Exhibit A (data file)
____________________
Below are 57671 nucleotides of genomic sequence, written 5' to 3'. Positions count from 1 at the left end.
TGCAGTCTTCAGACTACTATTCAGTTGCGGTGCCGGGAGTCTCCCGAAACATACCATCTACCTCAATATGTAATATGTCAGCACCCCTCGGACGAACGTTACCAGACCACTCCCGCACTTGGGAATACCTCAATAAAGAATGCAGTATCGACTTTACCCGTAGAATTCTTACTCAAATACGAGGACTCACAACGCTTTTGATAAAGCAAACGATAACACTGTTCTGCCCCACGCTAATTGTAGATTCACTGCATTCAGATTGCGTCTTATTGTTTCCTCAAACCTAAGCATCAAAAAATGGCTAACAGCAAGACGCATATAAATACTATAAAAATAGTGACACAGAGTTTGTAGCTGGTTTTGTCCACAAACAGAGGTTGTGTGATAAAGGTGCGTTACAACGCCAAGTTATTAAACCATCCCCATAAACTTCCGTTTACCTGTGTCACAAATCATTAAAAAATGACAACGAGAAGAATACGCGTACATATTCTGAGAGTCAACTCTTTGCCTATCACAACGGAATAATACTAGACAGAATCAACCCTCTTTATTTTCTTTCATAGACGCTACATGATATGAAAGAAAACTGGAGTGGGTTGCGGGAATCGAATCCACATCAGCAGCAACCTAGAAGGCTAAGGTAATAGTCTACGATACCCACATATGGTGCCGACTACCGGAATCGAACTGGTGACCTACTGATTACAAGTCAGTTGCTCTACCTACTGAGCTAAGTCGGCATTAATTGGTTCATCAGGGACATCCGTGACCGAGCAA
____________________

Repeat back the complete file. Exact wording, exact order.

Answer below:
Below are 57671 nucleotides of genomic sequence, written 5' to 3'. Positions count from 1 at the left end.
TGCAGTCTTCAGACTACTATTCAGTTGCGGTGCCGGGAGTCTCCCGAAACATACCATCTACCTCAATATGTAATATGTCAGCACCCCTCGGACGAACGTTACCAGACCACTCCCGCACTTGGGAATACCTCAATAAAGAATGCAGTATCGACTTTACCCGTAGAATTCTTACTCAAATACGAGGACTCACAACGCTTTTGATAAAGCAAACGATAACACTGTTCTGCCCCACGCTAATTGTAGATTCACTGCATTCAGATTGCGTCTTATTGTTTCCTCAAACCTAAGCATCAAAAAATGGCTAACAGCAAGACGCATATAAATACTATAAAAATAGTGACACAGAGTTTGTAGCTGGTTTTGTCCACAAACAGAGGTTGTGTGATAAAGGTGCGTTACAACGCCAAGTTATTAAACCATCCCCATAAACTTCCGTTTACCTGTGTCACAAATCATTAAAAAATGACAACGAGAAGAATACGCGTACATATTCTGAGAGTCAACTCTTTGCCTATCACAACGGAATAATACTAGACAGAATCAACCCTCTTTATTTTCTTTCATAGACGCTACATGATATGAAAGAAAACTGGAGTGGGTTGCGGGAATCGAATCCACATCAGCAGCAACCTAGAAGGCTAAGGTAATAGTCTACGATACCCACATATGGTGCCGACTACCGGAATCGAACTGGTGACCTACTGATTACAAGTCAGTTGCTCTACCTACTGAGCTAAGTCGGCATTAATTGGTTCATCAGGGACATCCGTGACCGAGCAA